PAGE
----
Coastal Resources

The coastal zone—that interrelated band of land and water encompassing the nation's coastlines, ports and harbors, major coastal cities, oceans, bays, estuaries, tidal rivers, islands and barrier beaches, coastal plains, and tidal and coastal wetlands—is the place of commerce for many coastal and water-dependent businesses and home to more than half of the U.S. population.

The U.S. Congress recognized the environmental and economic importance of coastal areas by adopting the Coastal Zone Management Act, the Clean Water Act, the Rivers and Harbors Act, the Coastal Barriers Resources Act, and the National Flood Insurance Act, among others, to manage and regulate coastal development activities such as filling and dredging coastal waters and wetlands or constructing seawalls, docks, pilings, and bulkheads for coastal waterfront property owners, marinas, and ferry terminals. Coastal zone states and municipalities have also adopted their own laws and regulations that apply to coastal development activities.

An interdisciplinary alliance of lawyers, environmental analysts, and lobbyists from the firm's environmental, land use, real estate, construction, governmental relations, utility, public finance, and corporate law practices work together to advise the firm's clients on coastal management, permitting, and policy issues and to assist them in obtaining municipal, state, and federal coastal permit approvals for new construction and water-dependent projects and for ongoing business operations. We also help our coastal clients defend enforcement actions and resolve littoral and riparian rights disputes.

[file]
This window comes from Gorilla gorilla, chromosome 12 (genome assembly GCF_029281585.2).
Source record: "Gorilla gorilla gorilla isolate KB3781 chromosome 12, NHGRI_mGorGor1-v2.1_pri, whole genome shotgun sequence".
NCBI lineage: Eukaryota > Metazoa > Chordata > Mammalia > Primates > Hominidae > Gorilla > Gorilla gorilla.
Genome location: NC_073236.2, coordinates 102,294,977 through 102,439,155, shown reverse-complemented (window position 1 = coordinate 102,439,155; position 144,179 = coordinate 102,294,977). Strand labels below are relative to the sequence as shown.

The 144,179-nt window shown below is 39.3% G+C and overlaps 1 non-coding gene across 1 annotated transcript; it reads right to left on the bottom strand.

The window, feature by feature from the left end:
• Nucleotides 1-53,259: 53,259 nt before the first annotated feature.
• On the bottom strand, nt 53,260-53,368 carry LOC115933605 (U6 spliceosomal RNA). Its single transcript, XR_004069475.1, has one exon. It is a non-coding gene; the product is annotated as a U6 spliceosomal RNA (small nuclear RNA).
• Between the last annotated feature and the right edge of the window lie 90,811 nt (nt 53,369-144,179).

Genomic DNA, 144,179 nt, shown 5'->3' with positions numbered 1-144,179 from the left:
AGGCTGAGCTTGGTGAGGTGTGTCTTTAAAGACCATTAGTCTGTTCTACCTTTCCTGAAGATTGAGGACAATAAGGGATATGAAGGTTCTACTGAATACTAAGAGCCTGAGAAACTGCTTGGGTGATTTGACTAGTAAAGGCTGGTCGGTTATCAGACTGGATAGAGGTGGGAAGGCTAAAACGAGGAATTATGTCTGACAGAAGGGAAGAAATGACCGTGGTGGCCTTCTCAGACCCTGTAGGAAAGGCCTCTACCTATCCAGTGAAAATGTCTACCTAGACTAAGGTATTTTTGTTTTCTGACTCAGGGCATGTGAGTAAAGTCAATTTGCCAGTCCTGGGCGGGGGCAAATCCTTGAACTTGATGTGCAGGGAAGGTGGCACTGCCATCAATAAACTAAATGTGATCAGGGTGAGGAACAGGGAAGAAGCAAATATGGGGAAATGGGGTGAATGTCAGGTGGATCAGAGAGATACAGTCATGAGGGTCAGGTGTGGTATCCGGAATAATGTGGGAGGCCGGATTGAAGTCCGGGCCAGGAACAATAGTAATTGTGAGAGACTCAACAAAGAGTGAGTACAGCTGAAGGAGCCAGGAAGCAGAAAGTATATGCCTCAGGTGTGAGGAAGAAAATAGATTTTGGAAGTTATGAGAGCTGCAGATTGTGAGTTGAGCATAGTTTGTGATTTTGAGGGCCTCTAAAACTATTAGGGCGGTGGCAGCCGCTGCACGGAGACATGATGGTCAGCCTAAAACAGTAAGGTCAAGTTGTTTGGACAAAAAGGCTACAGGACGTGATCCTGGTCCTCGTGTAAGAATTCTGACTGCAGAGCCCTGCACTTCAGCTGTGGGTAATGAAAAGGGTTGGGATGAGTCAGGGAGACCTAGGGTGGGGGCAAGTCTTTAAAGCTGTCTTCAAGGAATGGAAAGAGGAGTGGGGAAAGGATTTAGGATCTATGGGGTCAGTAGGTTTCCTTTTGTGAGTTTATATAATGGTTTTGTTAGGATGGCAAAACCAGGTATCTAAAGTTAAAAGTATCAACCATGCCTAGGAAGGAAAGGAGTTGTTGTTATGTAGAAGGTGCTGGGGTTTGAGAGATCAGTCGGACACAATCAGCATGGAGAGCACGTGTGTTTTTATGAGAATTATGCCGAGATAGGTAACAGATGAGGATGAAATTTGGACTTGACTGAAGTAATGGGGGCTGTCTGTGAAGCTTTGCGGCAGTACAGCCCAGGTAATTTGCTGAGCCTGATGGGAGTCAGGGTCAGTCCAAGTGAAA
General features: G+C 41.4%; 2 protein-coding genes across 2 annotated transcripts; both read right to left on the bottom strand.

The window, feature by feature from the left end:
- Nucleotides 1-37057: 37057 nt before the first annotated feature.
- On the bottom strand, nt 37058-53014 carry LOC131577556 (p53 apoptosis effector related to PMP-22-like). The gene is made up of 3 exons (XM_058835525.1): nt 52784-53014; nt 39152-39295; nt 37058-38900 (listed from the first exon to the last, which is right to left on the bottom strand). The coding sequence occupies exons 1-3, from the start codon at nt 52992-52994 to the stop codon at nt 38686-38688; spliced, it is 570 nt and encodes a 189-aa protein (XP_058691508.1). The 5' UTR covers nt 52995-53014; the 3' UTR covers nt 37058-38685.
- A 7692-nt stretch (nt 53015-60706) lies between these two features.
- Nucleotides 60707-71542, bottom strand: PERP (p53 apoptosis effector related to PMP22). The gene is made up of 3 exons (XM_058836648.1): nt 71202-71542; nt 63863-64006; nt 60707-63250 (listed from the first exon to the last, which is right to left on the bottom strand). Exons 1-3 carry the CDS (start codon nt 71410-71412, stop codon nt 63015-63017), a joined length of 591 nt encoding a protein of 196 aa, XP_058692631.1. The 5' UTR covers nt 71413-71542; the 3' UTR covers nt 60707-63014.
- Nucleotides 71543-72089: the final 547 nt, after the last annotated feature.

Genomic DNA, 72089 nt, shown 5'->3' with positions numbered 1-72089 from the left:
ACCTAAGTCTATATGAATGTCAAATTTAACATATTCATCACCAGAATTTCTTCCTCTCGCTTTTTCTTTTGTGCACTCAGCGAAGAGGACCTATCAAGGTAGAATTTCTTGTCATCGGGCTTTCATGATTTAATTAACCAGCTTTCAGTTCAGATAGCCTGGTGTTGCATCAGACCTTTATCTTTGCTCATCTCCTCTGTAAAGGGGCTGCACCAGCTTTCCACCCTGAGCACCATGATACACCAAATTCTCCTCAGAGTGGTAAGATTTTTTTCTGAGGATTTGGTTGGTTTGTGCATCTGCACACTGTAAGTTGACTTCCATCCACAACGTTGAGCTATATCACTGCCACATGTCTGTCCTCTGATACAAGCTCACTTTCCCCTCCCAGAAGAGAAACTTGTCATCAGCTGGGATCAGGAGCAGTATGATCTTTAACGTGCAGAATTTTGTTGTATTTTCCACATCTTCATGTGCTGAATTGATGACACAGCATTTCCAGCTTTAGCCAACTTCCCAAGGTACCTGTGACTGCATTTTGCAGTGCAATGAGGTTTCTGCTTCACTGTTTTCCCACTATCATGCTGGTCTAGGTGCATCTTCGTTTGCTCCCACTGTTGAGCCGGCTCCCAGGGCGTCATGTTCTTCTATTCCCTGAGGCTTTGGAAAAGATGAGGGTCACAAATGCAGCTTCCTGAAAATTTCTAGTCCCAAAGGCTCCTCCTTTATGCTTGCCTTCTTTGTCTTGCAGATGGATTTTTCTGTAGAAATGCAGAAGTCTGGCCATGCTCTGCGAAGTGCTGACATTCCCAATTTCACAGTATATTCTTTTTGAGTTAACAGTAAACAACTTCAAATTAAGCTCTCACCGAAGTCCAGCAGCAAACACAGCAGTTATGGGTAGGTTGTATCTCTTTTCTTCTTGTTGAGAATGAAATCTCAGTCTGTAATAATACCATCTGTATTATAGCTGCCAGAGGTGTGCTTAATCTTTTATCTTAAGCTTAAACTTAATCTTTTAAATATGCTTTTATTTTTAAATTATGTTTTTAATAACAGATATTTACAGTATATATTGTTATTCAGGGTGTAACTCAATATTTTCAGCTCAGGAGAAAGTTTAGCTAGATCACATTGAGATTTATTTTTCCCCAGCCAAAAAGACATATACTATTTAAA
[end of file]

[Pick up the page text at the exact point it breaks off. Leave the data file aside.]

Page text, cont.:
• Experience
      • Represented shorefront property owner in application to Connecticut Department of Energy and Environmental Protection for permit to rebuild house damaged by Hurricane Irene. Successfully argued that client's house had predated the passage of coastal management statutes in Connecticut and was thus eligible for permit under the simpler certificate of permission program.

      • Represented shorefront property owner in application for variance to rebuild house destroyed by Hurricane Irene. Provided expert testimony before zoning board of appeals on issues concerning impact of variance to town's participation in the National Flood Insurance Program.
      • Represented coastal property owner in application to build extension of existing dock into waters of harbor so that there was a greater depth at which to berth his boat at low tide. Approvals were required from the Connecticut Department of Energy and Environmental Protection, as well as the Army Corps of Engineers, who had authority over the federal navigation project in the harbor. The approval from the DEEP also required the recording of a shared dock agreement for the property and the neighboring property owned by the same owner.

      • Represented owner of land along tidal creek bordered by deteriorating wooden bulkhead. Small tidal wetlands area with limited ecological value had developed behind the bulkhead in areas where the land had eroded due to stormwater runoff and tidal-influenced erosion. Client obtained permit from Connecticut Department of Energy and Environmental Protection to reconstruct bulkhead, fill tidal wetlands behind bulkhead, and plant a new wetland area, which would allow the property to be subdivided into two buildable lots.

      • Successfully represented waterfront homeowners before Connecticut DEP to oppose permitting of neighbor's unauthorized dock that encroached homeowners' littoral rights and caused serious damage to tidal wetlands.

      • After client was served with a notice of violation from the Connecticut DEEP for maintaining what it considered an unauthorized marina, negotiated a resolution that allowed the client to operate the property as a fully licensed marina, without penalties or fines. Also drafted cross easements to allow the marina to operate in the littoral area of an abutting waterfront residential property and to allow the residential property owner to use one of the marina's slips.

      • Represented client in controversial proposal to rebuild pedestrian bridge between two islands off the Connecticut shore and in applications to obtain official authorizations for preexisting docks on the two islands. Successfully argued that, although not a typical coastal activity, the rebuilding of the bridge, which was destroyed in the 1938 hurricane, was an authorized use under the applicable coastal management statutes and a valid exercise of the client's littoral rights.